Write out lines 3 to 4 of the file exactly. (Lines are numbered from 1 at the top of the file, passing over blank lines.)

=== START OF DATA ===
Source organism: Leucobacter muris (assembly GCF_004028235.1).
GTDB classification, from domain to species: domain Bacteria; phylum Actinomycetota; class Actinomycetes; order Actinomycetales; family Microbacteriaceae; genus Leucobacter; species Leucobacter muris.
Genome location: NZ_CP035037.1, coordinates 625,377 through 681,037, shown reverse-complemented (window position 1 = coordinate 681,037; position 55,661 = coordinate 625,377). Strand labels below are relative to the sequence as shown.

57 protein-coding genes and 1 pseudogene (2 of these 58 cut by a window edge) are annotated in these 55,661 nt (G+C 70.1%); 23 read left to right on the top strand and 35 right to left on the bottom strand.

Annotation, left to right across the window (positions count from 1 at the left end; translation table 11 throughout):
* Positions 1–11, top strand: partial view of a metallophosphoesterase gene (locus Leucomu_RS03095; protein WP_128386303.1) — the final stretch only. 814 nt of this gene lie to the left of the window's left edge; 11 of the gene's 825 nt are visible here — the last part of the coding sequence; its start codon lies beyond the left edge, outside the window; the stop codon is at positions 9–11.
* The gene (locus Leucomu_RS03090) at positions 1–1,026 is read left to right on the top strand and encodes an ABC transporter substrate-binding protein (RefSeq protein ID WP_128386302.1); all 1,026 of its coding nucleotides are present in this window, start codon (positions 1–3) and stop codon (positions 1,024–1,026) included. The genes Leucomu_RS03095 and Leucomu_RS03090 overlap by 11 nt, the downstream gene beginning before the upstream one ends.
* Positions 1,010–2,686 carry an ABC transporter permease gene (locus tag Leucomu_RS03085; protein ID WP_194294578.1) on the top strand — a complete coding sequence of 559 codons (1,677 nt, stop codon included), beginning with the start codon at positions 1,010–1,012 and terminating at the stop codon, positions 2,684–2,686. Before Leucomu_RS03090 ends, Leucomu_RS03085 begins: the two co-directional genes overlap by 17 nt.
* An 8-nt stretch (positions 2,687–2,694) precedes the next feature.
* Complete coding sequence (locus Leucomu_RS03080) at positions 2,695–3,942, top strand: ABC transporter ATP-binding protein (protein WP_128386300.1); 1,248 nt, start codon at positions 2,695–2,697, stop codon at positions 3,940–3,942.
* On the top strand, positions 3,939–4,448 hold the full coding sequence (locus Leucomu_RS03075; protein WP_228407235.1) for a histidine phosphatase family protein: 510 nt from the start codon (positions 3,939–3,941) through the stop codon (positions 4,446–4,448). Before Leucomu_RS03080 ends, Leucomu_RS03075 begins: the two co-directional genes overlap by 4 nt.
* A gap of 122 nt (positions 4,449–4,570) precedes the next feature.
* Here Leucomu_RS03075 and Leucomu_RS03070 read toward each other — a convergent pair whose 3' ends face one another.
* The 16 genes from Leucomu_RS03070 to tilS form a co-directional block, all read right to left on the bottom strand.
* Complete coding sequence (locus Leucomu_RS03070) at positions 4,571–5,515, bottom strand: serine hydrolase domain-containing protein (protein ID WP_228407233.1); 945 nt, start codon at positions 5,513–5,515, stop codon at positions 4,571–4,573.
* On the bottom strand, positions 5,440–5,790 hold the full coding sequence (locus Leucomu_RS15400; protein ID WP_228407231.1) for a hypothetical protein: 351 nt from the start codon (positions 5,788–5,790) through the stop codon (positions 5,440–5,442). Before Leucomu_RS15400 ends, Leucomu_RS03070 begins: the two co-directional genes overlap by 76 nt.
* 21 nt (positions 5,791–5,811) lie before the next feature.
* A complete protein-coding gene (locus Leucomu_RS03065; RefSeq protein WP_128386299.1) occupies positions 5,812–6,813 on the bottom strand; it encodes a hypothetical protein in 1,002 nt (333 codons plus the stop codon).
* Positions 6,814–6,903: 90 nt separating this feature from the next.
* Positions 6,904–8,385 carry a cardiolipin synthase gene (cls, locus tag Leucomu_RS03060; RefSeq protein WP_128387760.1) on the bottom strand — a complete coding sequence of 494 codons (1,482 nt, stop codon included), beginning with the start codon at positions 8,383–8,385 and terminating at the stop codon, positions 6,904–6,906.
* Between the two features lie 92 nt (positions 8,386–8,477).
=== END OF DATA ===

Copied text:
Genome location: NZ_CP035037.1, coordinates 625,377 through 681,037, shown reverse-complemented (window position 1 = coordinate 681,037; position 55,661 = coordinate 625,377). Strand labels below are relative to the sequence as shown.

57 protein-coding genes and 1 pseudogene (2 of these 58 cut by a window edge) are annotated in these 55,661 nt (G+C 70.1%); 23 read left to right on the top strand and 35 right to left on the bottom strand.